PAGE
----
• ESV. The ESV, on the other hand, says, “But you say, “Why does He not?” Because the LORD was witness between you and the wife of your youth, to whom you have been faithless, though she is your companion and your wife by covenant. 15 Did He not make them one, with a portion of the Spirit in their union? And what was the one God seeking? Godly offspring. So guard yourselves in your spirit, and let none of you be faithless to the wife of your youth. The ESV chose the plural, the man and his wife.

Which is more accurate? I can offer you only my opinion – I prefer the ESV. Of course the man is the guilty party in divorcing his wife, but the nature of his sin is in breaking the marriage covenant, where God joined two together to become one. For the man to divorce his wife not only does violence to her, but is an affront to God who joined them; hence my preference.

• KJV. While some are “KJV Only” as they believe all contemporary versions are less accurate, I feel they are too narrowly focused. I hold a conservative position, but I believe textual criticism has value in getting closer to the original meaning. As a minimum, I suggest using the NKJV instead of the KJV to avoid the burden of old English. Mal 2:15 in the NKJV reads, “But did He not make them one, having a remnant of the Spirit? And why one? He seeks godly offspring. Therefore take heed to your spirit, and let none deal treacherously with the wife of his youth.” The word “them” is not in the original Hebrew, but interpolated by the translators as the best meaning. As such, it is essentially the same as the ESV.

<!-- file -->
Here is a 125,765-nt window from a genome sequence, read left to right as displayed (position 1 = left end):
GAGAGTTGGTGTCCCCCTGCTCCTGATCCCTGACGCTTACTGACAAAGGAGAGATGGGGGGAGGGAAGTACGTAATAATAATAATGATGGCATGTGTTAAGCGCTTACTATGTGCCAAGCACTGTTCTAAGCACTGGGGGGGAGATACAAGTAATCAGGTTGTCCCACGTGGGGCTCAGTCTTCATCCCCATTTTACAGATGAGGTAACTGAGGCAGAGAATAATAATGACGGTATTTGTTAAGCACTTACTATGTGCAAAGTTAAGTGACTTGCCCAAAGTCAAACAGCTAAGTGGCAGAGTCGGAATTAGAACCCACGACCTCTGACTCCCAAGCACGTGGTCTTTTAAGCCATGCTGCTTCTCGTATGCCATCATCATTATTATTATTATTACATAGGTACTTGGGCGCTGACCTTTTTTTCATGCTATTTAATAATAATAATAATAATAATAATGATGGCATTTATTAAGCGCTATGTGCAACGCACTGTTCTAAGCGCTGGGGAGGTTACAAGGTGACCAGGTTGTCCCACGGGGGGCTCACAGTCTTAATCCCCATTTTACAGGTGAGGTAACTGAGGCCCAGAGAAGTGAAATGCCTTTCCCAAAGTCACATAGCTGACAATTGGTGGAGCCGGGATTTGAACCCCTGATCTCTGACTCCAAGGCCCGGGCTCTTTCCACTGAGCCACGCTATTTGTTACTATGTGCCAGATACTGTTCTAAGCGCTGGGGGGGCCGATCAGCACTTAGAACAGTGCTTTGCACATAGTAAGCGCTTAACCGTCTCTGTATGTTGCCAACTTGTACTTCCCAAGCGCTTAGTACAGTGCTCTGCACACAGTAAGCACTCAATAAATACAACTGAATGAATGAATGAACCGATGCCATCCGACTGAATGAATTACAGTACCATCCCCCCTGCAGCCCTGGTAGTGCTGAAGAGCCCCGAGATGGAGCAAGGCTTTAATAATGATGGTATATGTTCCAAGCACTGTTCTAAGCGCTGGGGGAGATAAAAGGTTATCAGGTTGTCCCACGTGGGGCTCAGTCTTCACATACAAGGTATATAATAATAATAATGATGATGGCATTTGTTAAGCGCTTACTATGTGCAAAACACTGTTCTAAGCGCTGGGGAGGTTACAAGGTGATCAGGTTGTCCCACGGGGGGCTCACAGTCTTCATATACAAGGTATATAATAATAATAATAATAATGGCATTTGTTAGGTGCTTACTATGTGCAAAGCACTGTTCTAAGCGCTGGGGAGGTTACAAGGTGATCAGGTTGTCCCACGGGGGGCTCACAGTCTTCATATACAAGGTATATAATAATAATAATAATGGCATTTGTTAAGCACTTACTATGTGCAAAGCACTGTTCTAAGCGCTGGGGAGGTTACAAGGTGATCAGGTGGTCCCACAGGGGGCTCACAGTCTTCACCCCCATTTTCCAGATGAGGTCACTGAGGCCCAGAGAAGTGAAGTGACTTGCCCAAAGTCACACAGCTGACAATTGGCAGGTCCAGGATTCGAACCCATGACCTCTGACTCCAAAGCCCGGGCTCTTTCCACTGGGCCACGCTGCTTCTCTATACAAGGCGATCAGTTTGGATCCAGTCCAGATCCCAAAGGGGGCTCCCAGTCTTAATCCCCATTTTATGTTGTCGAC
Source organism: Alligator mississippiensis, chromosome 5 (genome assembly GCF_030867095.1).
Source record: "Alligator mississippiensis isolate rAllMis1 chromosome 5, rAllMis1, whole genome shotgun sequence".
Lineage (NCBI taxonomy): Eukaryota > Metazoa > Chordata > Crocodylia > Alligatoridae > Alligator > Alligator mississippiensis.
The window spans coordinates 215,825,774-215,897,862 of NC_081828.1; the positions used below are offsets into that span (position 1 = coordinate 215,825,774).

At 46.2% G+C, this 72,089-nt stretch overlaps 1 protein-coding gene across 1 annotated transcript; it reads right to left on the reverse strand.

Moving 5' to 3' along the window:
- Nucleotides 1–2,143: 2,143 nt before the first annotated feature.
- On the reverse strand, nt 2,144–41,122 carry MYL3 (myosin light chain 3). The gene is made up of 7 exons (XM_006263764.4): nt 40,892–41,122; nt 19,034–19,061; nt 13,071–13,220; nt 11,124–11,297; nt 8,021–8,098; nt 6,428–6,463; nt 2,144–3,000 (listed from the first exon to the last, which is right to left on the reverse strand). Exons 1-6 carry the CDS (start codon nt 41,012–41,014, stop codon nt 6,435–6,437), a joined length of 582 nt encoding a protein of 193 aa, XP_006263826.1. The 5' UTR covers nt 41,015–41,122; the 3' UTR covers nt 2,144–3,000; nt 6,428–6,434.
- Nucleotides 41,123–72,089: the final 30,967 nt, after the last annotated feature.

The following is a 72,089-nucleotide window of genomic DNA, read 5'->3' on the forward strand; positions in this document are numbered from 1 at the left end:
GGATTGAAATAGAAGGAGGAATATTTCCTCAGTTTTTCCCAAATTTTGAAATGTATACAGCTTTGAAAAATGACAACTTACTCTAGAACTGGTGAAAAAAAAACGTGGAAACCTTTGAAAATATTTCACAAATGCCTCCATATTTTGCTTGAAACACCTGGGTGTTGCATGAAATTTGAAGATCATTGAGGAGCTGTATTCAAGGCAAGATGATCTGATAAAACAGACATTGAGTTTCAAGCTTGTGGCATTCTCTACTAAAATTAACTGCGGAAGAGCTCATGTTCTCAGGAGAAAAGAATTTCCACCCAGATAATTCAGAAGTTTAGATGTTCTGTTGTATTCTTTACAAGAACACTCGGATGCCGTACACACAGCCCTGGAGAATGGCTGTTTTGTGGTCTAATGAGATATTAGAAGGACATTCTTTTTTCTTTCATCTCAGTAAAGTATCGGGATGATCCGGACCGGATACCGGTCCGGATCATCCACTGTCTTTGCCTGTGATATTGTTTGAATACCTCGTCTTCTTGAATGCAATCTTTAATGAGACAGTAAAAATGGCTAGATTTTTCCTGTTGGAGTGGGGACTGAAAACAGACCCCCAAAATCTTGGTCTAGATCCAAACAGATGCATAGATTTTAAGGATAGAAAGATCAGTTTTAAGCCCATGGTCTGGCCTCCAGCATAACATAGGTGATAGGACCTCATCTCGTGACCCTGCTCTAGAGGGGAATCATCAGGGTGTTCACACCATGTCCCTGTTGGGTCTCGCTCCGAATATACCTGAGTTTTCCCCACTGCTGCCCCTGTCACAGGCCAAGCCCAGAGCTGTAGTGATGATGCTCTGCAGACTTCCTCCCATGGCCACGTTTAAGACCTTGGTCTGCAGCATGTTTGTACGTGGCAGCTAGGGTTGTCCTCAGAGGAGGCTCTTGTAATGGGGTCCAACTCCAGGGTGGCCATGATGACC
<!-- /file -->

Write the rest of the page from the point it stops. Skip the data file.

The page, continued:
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War on the Bible

bible under attack 1

Recently I received a WhatsApp message from which I quote the following:
“Covert war on changing the Bible now becomes overt. The NIV was published by Zondervan but is now owned by Harper Collins, who also publishes the Satanic Bible and The Joy of Gay Sex. The NIV and ESV has now removed 64,575 words from the Bible including Jehovah, Calvary, Holy Ghost and omnipotent, to name but a few … The NIV and ESV has also now removed 45 complete verses. … Try and find these scriptures in NIV and ESV on your computer, phone or device right now if you are in doubt: Mt 17:21, 18:11, 23:14; Mk 7:16, 9:44, 9:46; Lk 17:36, 23:17; Jn 5:4; Acts 8:37 … you will not believe your eyes. …”